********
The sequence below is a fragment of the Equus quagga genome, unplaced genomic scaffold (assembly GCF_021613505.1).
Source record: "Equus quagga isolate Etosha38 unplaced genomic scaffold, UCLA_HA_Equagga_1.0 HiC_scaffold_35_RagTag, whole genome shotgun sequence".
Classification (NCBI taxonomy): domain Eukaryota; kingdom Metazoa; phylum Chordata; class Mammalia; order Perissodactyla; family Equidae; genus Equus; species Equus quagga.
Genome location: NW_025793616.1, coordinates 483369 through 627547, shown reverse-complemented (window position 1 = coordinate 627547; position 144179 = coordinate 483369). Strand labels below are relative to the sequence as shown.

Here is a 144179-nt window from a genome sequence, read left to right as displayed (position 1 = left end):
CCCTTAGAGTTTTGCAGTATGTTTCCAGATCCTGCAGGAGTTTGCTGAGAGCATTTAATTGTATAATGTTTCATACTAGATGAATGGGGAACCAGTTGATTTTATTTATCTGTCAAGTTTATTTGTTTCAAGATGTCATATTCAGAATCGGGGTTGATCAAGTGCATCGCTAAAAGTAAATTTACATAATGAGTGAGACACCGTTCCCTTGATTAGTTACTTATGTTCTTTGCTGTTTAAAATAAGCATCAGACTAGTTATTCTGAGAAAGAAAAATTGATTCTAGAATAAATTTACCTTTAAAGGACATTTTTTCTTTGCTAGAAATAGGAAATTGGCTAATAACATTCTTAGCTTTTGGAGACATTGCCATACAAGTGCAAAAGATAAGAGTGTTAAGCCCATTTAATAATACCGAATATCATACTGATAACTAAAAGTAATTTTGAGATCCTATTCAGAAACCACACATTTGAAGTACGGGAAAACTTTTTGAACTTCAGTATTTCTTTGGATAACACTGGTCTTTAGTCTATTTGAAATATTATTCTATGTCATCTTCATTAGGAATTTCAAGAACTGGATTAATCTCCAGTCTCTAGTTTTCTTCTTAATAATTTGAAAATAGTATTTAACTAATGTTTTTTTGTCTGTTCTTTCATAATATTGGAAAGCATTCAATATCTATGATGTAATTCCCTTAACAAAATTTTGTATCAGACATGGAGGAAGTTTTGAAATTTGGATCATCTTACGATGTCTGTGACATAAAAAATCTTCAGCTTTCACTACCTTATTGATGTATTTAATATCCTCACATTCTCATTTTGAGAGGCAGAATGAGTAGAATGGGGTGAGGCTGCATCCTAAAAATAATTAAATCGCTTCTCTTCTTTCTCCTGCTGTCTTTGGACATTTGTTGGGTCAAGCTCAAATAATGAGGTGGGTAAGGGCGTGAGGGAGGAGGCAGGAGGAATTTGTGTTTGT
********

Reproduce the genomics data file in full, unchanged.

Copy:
The sequence below is a fragment of the Equus quagga genome, unplaced genomic scaffold (assembly GCF_021613505.1).
Source record: "Equus quagga isolate Etosha38 unplaced genomic scaffold, UCLA_HA_Equagga_1.0 HiC_scaffold_35_RagTag, whole genome shotgun sequence".
Classification (NCBI taxonomy): domain Eukaryota; kingdom Metazoa; phylum Chordata; class Mammalia; order Perissodactyla; family Equidae; genus Equus; species Equus quagga.
Genome location: NW_025793616.1, coordinates 483369 through 627547, shown reverse-complemented (window position 1 = coordinate 627547; position 144179 = coordinate 483369). Strand labels below are relative to the sequence as shown.

Here is a 144179-nt window from a genome sequence, read left to right as displayed (position 1 = left end):
CCCTTAGAGTTTTGCAGTATGTTTCCAGATCCTGCAGGAGTTTGCTGAGAGCATTTAATTGTATAATGTTTCATACTAGATGAATGGGGAACCAGTTGATTTTATTTATCTGTCAAGTTTATTTGTTTCAAGATGTCATATTCAGAATCGGGGTTGATCAAGTGCATCGCTAAAAGTAAATTTACATAATGAGTGAGACACCGTTCCCTTGATTAGTTACTTATGTTCTTTGCTGTTTAAAATAAGCATCAGACTAGTTATTCTGAGAAAGAAAAATTGATTCTAGAATAAATTTACCTTTAAAGGACATTTTTTCTTTGCTAGAAATAGGAAATTGGCTAATAACATTCTTAGCTTTTGGAGACATTGCCATACAAGTGCAAAAGATAAGAGTGTTAAGCCCATTTAATAATACCGAATATCATACTGATAACTAAAAGTAATTTTGAGATCCTATTCAGAAACCACACATTTGAAGTACGGGAAAACTTTTTGAACTTCAGTATTTCTTTGGATAACACTGGTCTTTAGTCTATTTGAAATATTATTCTATGTCATCTTCATTAGGAATTTCAAGAACTGGATTAATCTCCAGTCTCTAGTTTTCTTCTTAATAATTTGAAAATAGTATTTAACTAATGTTTTTTTGTCTGTTCTTTCATAATATTGGAAAGCATTCAATATCTATGATGTAATTCCCTTAACAAAATTTTGTATCAGACATGGAGGAAGTTTTGAAATTTGGATCATCTTACGATGTCTGTGACATAAAAAATCTTCAGCTTTCACTACCTTATTGATGTATTTAATATCCTCACATTCTCATTTTGAGAGGCAGAATGAGTAGAATGGGGTGAGGCTGCATCCTAAAAATAATTAAATCGCTTCTCTTCTTTCTCCTGCTGTCTTTGGACATTTGTTGGGTCAAGCTCAAATAATGAGGTGGGTAAGGGCGTGAGGGAGGAGGCAGGAGGAATTTGTGTTTGT